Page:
The Beginning of the End
Wow, what an absence. I have been wanting to blog for over a week, but when there’s a ten page paper to write (in French gah) and a BWL checklist to complete (Before We Leave) blogging and journaling get pushed down the priority list. We’ve been amping up the cultural activity frequency, on account of the fact that we leave on FRIDAY. Can’t even believe an entire semester is almost over. Let’s chat about some general Parisian things I’ve been noticing. Because it’s one thing to come to Paris and see everything every other tourist sees, but it’s another thing to stay here long enough to pick up on the real beat of the city, the real character of Parisians. I’m not pretending I’ve got them all figured out, but I feel like I know them better than just a combination of interactions across shop counters. Three months is not nearly enough time, but I think I’ve got the gist of it.
First of all, they are very proud of their city and very opinionated about any changes that occur in it. The Christmas decorations went up a few weeks ago, and they are everywhere. There isn’t just one section of town where everyone goes if they want to get in the Christmas spirit, they’ve got every section of town covered. And it’s not just about getting in the spirit, it’s about showing off their city. The lights on the Champs Elysées were different for the first time this year, and from what I hear, there was a general feeling of disdain for the new-age, economically-savvy colored rings on the trees. Traditionally, the trees on the Champs were covered in actually string, twinkle, Christmas lights, and Paris is very upset at the break in tradition. These decorations are in the Place Vendôme, and Parisians happen to like these ones.
“Pretty but discreet,” as my French teacher summed it up, with a pleasant little smile on her face as she looked around the square.
The tree in front of the Notre Dame might have to be my personal favorite.
And one more shot of a random street off the Champs Elysées.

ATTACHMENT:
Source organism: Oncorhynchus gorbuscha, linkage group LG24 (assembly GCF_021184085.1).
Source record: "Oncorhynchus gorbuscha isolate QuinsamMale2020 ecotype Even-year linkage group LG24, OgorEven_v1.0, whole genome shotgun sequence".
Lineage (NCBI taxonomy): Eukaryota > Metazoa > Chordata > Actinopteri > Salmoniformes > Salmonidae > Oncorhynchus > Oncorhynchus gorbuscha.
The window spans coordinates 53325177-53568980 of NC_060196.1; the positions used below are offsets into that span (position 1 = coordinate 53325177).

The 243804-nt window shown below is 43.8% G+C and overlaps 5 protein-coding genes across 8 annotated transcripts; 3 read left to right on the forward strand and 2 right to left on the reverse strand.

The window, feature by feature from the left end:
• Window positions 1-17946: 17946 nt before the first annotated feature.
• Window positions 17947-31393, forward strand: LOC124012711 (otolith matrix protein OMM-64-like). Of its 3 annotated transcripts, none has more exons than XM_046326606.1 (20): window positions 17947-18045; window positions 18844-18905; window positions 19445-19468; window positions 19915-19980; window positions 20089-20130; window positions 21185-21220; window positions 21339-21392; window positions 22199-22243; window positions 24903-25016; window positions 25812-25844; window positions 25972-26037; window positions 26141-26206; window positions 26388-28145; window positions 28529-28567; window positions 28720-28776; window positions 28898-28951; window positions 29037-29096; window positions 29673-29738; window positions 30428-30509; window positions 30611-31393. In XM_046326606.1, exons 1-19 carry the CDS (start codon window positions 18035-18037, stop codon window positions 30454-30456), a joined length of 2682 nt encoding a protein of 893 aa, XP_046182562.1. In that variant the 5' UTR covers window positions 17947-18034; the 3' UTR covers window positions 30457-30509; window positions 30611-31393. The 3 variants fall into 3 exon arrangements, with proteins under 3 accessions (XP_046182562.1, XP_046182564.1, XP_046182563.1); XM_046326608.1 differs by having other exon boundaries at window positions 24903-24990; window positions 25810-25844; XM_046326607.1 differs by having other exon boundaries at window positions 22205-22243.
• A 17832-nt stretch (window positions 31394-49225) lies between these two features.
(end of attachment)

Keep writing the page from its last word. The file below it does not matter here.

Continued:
Secondly, Parisians love their language. As I’ve been learning in both my grammar and phonetics class, so many of the rules of French are “pour la musique,” or for the sake of the sound. Screw the grammar, we’re going to make these eight words exceptions to the rule because it’ll sound prettier. Plus, Parisian French is unbearably fast. They tend to drop the “e” sound if it doesn’t have an accent; they just blow right past the vowels, and the result is a tangle of consonants and gargle sounds that sound like French, but are completely undecipherable to a non-Parisian. “Je ne sais pas” gets shortened to “shay pas.” Apparently people in the south of France are more likely to pronounce their e’s, and my phonetics professor put on this hysterical and exaggerated nasal accent that practically made them seem like idiots because they say “maintenant” instead of “maint-nnt.”
One of my favorite examples of the pride in the language was from my grammar class. My teacher came across the word “éphémère” in one of the exercises, which means “fleeting” or “ephemeral” and stopped the entire progression of the exercise, just to write that word on the board and tell us it was one of her favorite words.
Sans accents, c’est un peu lourd, non? Mais ajoutez les petits papillons au dessus du mot, les jolies accents, et il commence à voler.
Without accents, isn’t it a little heavy? But add the little butterflies above the word, the pretty accents, and it begins to fly.
So I’ll miss that, I think, the love and respect the French have for their language. The love and respect I have for their language.
I’ll also miss just walking around. Stumbling across things at different times of day, when they look completely different.
The Pantheon in the morning:
Behind St Sulpice at sunset:
In front of St. Sulpice at sunset, where I waited for the bus with all my old lady friends:
The Louvre in the evening:
The last sparkle of the night of the Eiffel Tower, when the yellow lights shut off and all you’re left with is the white sparkle:
And then standing under the Eiffel Tower in the middle of the night with your best friends on the way home when it’s completely shut off and scary and oppressive, but still just as majestic as ever:
The weather has been pretty rocky here lately, too. The following two pictures were taken within twelve minutes of each other:
One last little Paris story before I sign off and leave all the activity summaries for another day.
Took the bus successfully again last week, only the second time, but this time I took it home from one end of the city to the other. So many old ladies returning from their day out shopping. On the bus you find everyone that’s too old to use the metro. I hadn’t realized it before now, but there really are so few seniors on the metro, because you’ve gotta deal with staircases on staircases on staircases just to get from the platform to the exit or from one line to another. Even I’m exhausted sometimes. But about halfway through my journey, I noticed a little sign on the window of the bus: Qui a la classe, laisse sa place. It rhymes in French, so obviously sounds much sweeter, (plus it’s in French to begin with, which is always pretty even when it doesn’t rhyme, IMO) but in English it means: He who has class will give up his seat. I loved that.
Stay tuned for accounts of cultural activities and pictures. Lots of pictures. Perhaps before the weekend is out?
So nice to talk to you all again, my dears. Or I suppose talk at you.
One more week!